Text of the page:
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Higher reading scores predicted for Detroit’s third-graders, but superintendent warns ‘a lot can happen’ before final exams

Halfway through his first school year as Detroit schools superintendent, Nikolai Vitti says the district’s youngest students are moving in the right direction in reading — but he warned not to expect improvements in math this year.

Vitti offered the insight during a meeting Monday of the school board’s academic committee, where he gave one of the first reports from the district about the status of students’ learning since he took the job in May.

Based on the district’s i-Ready testing, which the district is using to check the reading skills of students in kindergarten through third grade, Vitti told board members that he predicted that 17 percent of third-graders would be considered proficient in reading at the end of the school year — though he cautioned that the results are far from final.

“Right now, if all things stay the same based on where students are right now at mid-year, 17 percent of our students should be at or above grade level in third grade,” Vitti said. “Now, this is all preliminary, because a lot can happen between now and the end of the year.”

He said despite the uncertainty, the data does tell the district that things are “moving in the right direction.”

Indeed, just 10 percent of last year’s third-graders scored high enough on last year’s state test, known as M-STEP, to be considered proficient in reading.

But even if this year’s third-graders make the gains that Vitti is predicting, the district will still be far from getting all students to grade level — a goal that becomes high-stakes starting in the 2019-20 school year. That’s when a looming state law will begin requiring the district to hold back third graders who do not meet the state’s reading standards.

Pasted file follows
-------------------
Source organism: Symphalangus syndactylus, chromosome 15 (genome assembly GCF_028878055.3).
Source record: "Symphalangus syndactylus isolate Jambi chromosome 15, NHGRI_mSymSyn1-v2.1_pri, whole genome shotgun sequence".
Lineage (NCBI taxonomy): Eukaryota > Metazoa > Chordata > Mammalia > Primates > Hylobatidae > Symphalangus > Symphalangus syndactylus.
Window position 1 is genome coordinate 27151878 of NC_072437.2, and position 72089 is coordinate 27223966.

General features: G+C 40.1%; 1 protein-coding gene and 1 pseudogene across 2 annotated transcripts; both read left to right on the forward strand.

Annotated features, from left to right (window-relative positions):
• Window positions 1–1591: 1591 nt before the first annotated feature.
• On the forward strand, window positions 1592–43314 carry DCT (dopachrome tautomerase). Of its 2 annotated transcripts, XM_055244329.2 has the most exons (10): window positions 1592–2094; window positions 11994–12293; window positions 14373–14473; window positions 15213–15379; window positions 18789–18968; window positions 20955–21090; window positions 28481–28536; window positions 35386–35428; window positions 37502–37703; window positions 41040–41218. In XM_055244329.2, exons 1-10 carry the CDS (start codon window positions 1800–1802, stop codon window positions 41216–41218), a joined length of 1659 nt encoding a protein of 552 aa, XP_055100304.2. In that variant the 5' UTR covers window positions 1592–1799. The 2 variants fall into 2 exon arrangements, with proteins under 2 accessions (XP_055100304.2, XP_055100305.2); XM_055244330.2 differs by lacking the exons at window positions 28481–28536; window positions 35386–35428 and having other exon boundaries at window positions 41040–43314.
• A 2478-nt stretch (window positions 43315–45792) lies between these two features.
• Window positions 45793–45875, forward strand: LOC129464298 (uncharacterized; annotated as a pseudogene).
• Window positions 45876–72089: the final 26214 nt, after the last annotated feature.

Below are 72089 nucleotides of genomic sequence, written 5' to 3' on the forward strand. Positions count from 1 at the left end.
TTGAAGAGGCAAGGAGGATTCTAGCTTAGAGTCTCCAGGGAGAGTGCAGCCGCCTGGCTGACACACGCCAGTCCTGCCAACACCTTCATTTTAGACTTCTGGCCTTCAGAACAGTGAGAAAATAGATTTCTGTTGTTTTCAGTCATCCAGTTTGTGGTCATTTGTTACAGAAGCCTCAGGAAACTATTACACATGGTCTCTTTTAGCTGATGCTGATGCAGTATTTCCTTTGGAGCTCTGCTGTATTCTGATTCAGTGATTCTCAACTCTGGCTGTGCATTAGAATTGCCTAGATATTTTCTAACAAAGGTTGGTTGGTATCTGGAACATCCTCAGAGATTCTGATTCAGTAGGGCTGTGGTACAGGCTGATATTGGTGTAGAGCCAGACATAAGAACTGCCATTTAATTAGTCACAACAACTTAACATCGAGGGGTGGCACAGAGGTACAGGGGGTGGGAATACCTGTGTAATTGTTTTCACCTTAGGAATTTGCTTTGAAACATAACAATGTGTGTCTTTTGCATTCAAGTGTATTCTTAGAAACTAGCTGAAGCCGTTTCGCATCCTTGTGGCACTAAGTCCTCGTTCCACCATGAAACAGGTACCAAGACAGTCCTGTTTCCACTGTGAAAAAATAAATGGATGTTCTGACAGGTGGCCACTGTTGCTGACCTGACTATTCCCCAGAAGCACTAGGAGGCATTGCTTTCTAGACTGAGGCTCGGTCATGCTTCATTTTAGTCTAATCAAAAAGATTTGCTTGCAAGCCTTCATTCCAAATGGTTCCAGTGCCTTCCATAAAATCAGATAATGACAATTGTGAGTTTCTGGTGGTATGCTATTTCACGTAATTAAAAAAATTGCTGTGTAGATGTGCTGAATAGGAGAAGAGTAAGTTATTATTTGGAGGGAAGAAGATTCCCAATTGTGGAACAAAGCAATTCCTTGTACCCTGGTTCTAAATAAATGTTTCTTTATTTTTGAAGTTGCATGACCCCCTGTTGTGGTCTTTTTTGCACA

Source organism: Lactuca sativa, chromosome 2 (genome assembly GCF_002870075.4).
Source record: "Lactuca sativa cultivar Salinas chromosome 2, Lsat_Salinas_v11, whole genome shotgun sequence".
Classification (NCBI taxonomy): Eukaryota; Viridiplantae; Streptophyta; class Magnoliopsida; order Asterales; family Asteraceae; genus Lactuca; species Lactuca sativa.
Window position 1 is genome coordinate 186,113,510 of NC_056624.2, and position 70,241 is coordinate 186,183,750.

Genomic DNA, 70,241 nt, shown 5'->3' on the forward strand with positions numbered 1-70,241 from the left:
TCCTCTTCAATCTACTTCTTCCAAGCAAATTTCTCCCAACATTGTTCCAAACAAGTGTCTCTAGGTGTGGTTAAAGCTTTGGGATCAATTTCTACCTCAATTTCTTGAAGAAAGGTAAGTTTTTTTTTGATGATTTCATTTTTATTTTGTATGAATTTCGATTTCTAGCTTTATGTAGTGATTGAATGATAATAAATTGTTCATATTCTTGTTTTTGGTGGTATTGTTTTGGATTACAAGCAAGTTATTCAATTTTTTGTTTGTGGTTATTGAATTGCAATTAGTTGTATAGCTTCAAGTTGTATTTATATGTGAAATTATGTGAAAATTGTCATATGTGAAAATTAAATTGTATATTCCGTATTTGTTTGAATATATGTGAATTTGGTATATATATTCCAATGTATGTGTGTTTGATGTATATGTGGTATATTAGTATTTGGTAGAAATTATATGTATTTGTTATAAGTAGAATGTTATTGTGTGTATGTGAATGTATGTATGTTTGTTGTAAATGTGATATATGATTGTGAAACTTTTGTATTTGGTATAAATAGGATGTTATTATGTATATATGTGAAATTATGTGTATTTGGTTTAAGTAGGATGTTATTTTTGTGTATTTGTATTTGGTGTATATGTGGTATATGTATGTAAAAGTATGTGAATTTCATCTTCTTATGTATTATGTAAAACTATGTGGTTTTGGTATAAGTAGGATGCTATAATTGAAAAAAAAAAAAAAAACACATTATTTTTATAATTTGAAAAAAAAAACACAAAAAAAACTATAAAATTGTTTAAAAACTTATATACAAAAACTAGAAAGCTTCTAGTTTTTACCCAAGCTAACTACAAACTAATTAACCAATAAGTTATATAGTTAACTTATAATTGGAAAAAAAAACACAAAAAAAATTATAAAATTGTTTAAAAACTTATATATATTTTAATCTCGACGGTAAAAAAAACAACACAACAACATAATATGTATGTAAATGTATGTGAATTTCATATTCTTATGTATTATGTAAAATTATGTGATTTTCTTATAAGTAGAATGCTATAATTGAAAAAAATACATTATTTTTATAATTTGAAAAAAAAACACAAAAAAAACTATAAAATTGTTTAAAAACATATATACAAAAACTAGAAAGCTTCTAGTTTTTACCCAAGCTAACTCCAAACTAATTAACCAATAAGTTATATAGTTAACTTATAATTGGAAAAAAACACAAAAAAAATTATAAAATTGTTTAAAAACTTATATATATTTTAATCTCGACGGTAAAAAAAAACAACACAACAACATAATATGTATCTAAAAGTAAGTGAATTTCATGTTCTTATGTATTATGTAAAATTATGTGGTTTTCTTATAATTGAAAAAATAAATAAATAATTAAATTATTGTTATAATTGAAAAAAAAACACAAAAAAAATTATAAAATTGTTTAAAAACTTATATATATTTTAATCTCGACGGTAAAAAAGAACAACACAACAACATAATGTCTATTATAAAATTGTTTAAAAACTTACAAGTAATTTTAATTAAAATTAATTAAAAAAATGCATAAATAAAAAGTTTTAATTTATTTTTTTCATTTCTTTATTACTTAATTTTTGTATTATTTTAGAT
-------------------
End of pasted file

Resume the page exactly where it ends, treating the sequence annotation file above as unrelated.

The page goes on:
According to Vitti’s presentation at the board meeting, the first round of i-Ready scores suggest that most students are on track to learn a year’s worth of new skills this year — and also remain far behind where they should ideally be for their age.

“Our challenge obviously is that the majority of our students are not at grade level, so although a year’s growth is impressive and should be expected, that has not always been the case … and we need to see double or triple that improvement in the years to come,” Vitti told Chalkbeat.

Vitti also cautioned board members not to expect gains for older students or in math this year, emphasizing that little has changed in the way students are being taught. Since he joined the district in May, he has often said that he didn’t have enough time to make significant changes to curriculum or instruction inside classrooms this year but would be implementing major changes starting in September

“If we don’t change the inputs, we won’t change the outputs,” Vitti told the board members. “The inputs are curriculum, training, and understanding the set of standards, so it’s not surprising that we’re staying flat. I’m confident that next school year … we will see an increase in student performance across the district.”

Vitti’s complete presentation, which includes details about how students at individual schools fared this year on i-Ready and other student tracking exams, is below.